At Yale New Haven, all applicants for reappointment to the medical staff age 70 or older were required to have an objective evaluation of cognitive function as part of the 2-year reappointment process. A neuropsychologist developed a screening battery which was (and still is) kept confidential. The hospital medical executive committee decided that a pass/fail approach would not be used, but performance tests would be considered in the context of clinical privileges.
The battery consisted of 16 brief tests that encompassed information processing, visual scanning and psychomotor efficiency, processing speed and accuracy, working memory, concentration, verbal fluency, and executive function. Time to completion varied from 50 to 90 minutes. Applicants' ages ranged from 69 to 82 and averaged 74. Most (86%) were men and 89% were physicians.
Global cognitive status scores and domain-specific scores were compared with peer, population, and age-group norms. A medical staff review committee that included the previous and current chief medical officer of the hospital, a faculty geriatrician, and the neuropsychologist performing the exams reviewed test results and made recommendations to the medical staff's credentialing committee.
Of 141 applicants, 81 (57.4%) completed the testing requirements and continued the credentialing process; they would be retested in 2 years as part of the regular reappointment process. About 24% proceeded with the credentialing process but, because of minor abnormalities in test results, were scheduled for rescreening in 1 year. Several had limitations in specific domains and were re-tested; three of these applicants were determined to have significant problems and either retired or resigned from the active medical staff.
Eighteen clinicians (12.8% of the 141 tested) demonstrated cognitive deficits that were likely to impair their ability to practice medicine independently. None had been brought to the attention of medical staff leadership due to performance problems. All opted voluntarily to discontinue their practice or move to a closely proctored setting.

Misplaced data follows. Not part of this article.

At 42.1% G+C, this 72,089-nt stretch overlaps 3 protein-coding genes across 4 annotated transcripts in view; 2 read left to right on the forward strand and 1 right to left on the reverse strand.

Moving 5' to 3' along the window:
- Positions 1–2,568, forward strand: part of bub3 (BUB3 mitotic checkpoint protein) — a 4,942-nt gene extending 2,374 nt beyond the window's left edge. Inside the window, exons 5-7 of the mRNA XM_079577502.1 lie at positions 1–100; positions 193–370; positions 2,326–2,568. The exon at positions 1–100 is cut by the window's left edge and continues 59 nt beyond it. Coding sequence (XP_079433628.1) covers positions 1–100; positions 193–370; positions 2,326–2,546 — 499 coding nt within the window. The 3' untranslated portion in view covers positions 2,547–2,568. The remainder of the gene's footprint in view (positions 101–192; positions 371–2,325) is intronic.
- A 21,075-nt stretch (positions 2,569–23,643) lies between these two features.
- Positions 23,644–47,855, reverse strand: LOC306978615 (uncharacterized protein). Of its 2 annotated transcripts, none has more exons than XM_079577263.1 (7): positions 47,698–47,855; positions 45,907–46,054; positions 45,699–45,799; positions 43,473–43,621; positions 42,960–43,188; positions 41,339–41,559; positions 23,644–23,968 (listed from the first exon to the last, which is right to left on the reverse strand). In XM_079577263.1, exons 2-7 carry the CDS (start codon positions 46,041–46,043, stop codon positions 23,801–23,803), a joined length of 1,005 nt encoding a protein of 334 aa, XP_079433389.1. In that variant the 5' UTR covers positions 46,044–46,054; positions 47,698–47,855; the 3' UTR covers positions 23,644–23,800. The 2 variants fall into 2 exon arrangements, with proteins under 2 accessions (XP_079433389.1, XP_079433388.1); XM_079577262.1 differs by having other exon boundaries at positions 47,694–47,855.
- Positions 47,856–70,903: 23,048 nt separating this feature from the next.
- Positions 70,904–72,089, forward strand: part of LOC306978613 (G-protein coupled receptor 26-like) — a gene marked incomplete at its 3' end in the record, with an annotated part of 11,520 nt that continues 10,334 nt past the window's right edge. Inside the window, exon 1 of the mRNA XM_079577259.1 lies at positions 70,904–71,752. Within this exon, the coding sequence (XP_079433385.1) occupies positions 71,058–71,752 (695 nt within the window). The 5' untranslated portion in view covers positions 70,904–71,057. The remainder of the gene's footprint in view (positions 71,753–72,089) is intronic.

Screening programs are always challenging to implement, Armstrong and Reynolds observed. "Because the prevalence of the condition is generally low in the population being screened, false-positive screening results are common unless the test has near-perfect specificity," they wrote. Full assessment of clinical competence, even for medical students and residents, is inexact and evidence that increasing clinician age is associated with worse patient outcomes is "weak at best," they noted. Moreover, using age cutoffs for screening raises concerns about age discrimination, they added.
A policy like the one at Yale New Haven Hospital has several limitations, Saver pointed out. Because of confidentiality, impaired test performance cannot be correlated with poor medical practice, and independent individuals outside the institution were not involved in decision-making. In addition, the confidential nature of the test battery limited the ability to assess its validity.
Researchers and editorialists reported no conflicts of interest.
“I now believe that it is essential to review older clinicians.”
Leo Cooney, MD, Yale Medical School.
57% of 141 older physicians and practitioners who applied for renewal of hospital privileges at Yale New Haven Hospital demonstrated no cause for concern.
The remainder faced yearly re-credentialing or further testing with possible outcomes that included proctored medical practice, resignation, or retirement.